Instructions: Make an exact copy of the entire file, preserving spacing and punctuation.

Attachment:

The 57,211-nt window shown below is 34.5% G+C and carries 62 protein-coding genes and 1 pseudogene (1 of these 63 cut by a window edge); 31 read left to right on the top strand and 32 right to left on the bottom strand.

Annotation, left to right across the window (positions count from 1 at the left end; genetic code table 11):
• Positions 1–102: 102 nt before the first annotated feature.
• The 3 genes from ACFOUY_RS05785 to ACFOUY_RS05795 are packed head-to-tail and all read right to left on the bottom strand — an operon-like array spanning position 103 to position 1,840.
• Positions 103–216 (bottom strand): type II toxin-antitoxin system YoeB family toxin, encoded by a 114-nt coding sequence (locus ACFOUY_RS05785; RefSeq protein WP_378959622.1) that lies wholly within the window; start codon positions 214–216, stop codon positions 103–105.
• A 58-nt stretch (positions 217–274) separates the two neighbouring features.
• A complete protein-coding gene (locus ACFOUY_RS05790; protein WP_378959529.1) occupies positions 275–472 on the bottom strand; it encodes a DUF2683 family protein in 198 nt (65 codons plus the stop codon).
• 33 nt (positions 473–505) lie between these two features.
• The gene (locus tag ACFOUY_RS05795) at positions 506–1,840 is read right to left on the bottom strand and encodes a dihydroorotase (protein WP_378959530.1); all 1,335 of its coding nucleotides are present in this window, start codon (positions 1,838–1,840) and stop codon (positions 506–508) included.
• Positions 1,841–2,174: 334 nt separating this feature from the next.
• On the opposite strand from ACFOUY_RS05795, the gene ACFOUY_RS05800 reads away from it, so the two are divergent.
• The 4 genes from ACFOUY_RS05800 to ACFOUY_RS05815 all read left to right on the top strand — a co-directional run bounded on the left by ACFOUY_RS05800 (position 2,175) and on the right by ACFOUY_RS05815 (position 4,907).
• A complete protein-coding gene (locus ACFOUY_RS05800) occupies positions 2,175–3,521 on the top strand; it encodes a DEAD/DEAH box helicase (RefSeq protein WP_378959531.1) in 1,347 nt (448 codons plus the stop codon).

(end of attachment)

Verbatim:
The 57,211-nt window shown below is 34.5% G+C and carries 62 protein-coding genes and 1 pseudogene (1 of these 63 cut by a window edge); 31 read left to right on the top strand and 32 right to left on the bottom strand.

Annotation, left to right across the window (positions count from 1 at the left end; genetic code table 11):
• Positions 1–102: 102 nt before the first annotated feature.
• The 3 genes from ACFOUY_RS05785 to ACFOUY_RS05795 are packed head-to-tail and all read right to left on the bottom strand — an operon-like array spanning position 103 to position 1,840.
• Positions 103–216 (bottom strand): type II toxin-antitoxin system YoeB family toxin, encoded by a 114-nt coding sequence (locus ACFOUY_RS05785; RefSeq protein WP_378959622.1) that lies wholly within the window; start codon positions 214–216, stop codon positions 103–105.
• A 58-nt stretch (positions 217–274) separates the two neighbouring features.
• A complete protein-coding gene (locus ACFOUY_RS05790; protein WP_378959529.1) occupies positions 275–472 on the bottom strand; it encodes a DUF2683 family protein in 198 nt (65 codons plus the stop codon).
• 33 nt (positions 473–505) lie between these two features.
• The gene (locus tag ACFOUY_RS05795) at positions 506–1,840 is read right to left on the bottom strand and encodes a dihydroorotase (protein WP_378959530.1); all 1,335 of its coding nucleotides are present in this window, start codon (positions 1,838–1,840) and stop codon (positions 506–508) included.
• Positions 1,841–2,174: 334 nt separating this feature from the next.
• On the opposite strand from ACFOUY_RS05795, the gene ACFOUY_RS05800 reads away from it, so the two are divergent.
• The 4 genes from ACFOUY_RS05800 to ACFOUY_RS05815 all read left to right on the top strand — a co-directional run bounded on the left by ACFOUY_RS05800 (position 2,175) and on the right by ACFOUY_RS05815 (position 4,907).
• A complete protein-coding gene (locus ACFOUY_RS05800) occupies positions 2,175–3,521 on the top strand; it encodes a DEAD/DEAH box helicase (RefSeq protein WP_378959531.1) in 1,347 nt (448 codons plus the stop codon).